Intrahepatic cholangiocarcinoma surgery: the impact of lymphadenectomy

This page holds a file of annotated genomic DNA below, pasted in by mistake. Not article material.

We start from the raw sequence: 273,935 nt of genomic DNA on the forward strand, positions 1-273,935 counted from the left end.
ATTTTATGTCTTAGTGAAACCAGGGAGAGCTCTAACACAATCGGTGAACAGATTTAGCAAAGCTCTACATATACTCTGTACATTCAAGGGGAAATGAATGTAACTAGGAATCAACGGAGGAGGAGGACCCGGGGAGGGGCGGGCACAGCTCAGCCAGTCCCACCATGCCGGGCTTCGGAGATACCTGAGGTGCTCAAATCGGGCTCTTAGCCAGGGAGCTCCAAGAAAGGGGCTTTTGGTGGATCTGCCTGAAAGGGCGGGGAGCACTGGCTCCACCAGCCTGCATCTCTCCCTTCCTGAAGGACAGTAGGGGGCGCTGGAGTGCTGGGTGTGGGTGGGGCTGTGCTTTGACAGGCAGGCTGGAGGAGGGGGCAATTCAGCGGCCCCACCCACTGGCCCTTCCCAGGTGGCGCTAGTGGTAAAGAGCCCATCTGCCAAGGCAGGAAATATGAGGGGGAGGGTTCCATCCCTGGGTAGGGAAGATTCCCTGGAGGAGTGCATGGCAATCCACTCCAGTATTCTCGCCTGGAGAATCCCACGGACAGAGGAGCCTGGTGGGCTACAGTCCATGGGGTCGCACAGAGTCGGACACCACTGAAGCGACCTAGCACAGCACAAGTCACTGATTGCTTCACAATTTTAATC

Intrahepatic cholangiocarcinoma (ICC) is the second most common primary hepatic malignant tumor and its incidence is increasing over the world. At present times, radical liver resection is still the most effective treatment for ICC patients to achieve long term survival. Pathological lymph node metastases (LMN), found in 15% to 45% of the patients, have been recognized as an extremely poor prognostic risk factor, even if curative resection is performed. So, considering this issue, it acquires relevance to determine the validity of surgical resection for LNM cases that are diagnosed in the preoperative setting, or whether a routine lymphadenectomy should be performed systematically in all hepatectomies for ICC. The role of routine lymphadenectomy in the surgical treatment of ICC remains controversial, with some centers considering it standard whereas other surgeons perform lymphadenectomy only as a selective indication. Recently, a growing widespread adoption of lymphadenectomy was demonstrated that nearly doubled its commonly reported execution rate. The newly updated eight edition of the American Joint Committee on Cancer (AJCC) staging system now recommends that six nodes need to be analyzed to stage patients with ICC. In this review, we analyzed and summarized some anatomic considerations of the lymphatic anatomy of the liver and the current knowledge and potential advantages of performing a routine lymphadenectomy in patients with ICC, especially looking at pathological staging, prognosis, prevention of local recurrence and outcome. New areas like lymphadenectomy in cirrhotic patients and laparoscopic lymphadenectomy are also discussed.